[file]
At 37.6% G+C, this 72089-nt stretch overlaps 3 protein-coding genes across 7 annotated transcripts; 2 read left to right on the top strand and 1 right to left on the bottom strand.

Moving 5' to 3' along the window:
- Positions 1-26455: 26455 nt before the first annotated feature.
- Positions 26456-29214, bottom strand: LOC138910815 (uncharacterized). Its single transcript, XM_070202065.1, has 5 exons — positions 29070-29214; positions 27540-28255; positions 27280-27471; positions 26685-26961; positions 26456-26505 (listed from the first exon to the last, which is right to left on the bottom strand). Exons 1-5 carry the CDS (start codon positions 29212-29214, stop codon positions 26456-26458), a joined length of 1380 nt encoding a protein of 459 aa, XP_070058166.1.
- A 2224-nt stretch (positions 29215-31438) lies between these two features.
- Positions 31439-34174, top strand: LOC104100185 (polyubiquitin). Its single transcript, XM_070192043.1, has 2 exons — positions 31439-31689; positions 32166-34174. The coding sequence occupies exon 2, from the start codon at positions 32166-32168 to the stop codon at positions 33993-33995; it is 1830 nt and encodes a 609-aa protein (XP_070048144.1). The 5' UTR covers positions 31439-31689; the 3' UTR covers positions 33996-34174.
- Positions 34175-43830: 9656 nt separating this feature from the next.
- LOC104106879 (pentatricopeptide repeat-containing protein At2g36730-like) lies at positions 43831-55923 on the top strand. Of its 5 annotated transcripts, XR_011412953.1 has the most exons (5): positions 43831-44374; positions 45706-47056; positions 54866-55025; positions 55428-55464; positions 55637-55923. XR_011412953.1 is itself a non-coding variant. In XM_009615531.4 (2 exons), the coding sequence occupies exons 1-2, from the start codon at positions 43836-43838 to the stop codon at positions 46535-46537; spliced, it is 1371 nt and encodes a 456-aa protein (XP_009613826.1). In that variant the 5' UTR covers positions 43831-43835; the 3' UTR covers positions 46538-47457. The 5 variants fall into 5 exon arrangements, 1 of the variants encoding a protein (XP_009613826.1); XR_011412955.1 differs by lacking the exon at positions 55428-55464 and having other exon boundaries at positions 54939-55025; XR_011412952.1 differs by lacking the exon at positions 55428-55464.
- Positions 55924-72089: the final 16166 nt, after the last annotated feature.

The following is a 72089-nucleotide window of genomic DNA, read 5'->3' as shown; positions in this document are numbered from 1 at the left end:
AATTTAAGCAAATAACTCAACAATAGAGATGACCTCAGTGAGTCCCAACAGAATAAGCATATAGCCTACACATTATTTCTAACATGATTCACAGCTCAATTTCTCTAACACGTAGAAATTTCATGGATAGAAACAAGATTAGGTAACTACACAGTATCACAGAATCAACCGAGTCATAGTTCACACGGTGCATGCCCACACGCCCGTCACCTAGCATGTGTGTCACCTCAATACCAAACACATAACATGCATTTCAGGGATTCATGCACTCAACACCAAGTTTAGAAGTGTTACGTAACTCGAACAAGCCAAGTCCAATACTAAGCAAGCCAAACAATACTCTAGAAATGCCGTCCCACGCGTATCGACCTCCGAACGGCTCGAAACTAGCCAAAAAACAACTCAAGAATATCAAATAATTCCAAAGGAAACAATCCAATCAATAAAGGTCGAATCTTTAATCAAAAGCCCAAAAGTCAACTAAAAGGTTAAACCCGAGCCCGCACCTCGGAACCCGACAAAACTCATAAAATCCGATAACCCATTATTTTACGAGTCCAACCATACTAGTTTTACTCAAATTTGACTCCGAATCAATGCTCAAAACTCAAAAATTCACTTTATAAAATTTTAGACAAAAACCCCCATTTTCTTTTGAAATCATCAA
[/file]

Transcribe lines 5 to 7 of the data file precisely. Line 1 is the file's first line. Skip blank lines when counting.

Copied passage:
- A 2224-nt stretch (positions 29215-31438) lies between these two features.
- Positions 31439-34174, top strand: LOC104100185 (polyubiquitin). Its single transcript, XM_070192043.1, has 2 exons — positions 31439-31689; positions 32166-34174. The coding sequence occupies exon 2, from the start codon at positions 32166-32168 to the stop codon at positions 33993-33995; it is 1830 nt and encodes a 609-aa protein (XP_070048144.1). The 5' UTR covers positions 31439-31689; the 3' UTR covers positions 33996-34174.
- Positions 34175-43830: 9656 nt separating this feature from the next.